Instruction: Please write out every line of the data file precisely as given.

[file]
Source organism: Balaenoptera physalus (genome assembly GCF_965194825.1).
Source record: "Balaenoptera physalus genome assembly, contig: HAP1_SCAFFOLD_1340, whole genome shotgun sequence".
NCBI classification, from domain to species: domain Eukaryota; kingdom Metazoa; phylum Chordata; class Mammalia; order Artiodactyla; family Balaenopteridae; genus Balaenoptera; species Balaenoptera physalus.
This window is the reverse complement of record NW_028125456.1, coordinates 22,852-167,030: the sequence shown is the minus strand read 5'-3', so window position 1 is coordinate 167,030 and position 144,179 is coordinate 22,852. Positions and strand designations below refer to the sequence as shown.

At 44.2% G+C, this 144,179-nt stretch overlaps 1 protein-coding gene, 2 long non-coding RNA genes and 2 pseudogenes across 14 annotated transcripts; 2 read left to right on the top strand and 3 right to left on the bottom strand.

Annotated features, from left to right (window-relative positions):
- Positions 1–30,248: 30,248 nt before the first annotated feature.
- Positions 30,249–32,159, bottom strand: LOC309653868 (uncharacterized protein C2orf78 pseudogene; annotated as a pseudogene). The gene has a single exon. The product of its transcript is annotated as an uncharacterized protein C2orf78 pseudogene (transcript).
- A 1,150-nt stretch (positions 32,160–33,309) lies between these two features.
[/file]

Source organism: Balaenoptera physalus (genome assembly GCF_965194825.1).
Source record: "Balaenoptera physalus genome assembly, contig: HAP1_SCAFFOLD_1340, whole genome shotgun sequence".
NCBI classification, from domain to species: domain Eukaryota; kingdom Metazoa; phylum Chordata; class Mammalia; order Artiodactyla; family Balaenopteridae; genus Balaenoptera; species Balaenoptera physalus.
This window is the reverse complement of record NW_028125456.1, coordinates 22,852-167,030: the sequence shown is the minus strand read 5'-3', so window position 1 is coordinate 167,030 and position 144,179 is coordinate 22,852. Positions and strand designations below refer to the sequence as shown.

At 44.2% G+C, this 144,179-nt stretch overlaps 1 protein-coding gene, 2 long non-coding RNA genes and 2 pseudogenes across 14 annotated transcripts; 2 read left to right on the top strand and 3 right to left on the bottom strand.

Annotated features, from left to right (window-relative positions):
- Positions 1–30,248: 30,248 nt before the first annotated feature.
- Positions 30,249–32,159, bottom strand: LOC309653868 (uncharacterized protein C2orf78 pseudogene; annotated as a pseudogene). The gene has a single exon. The product of its transcript is annotated as an uncharacterized protein C2orf78 pseudogene (transcript).
- A 1,150-nt stretch (positions 32,160–33,309) lies between these two features.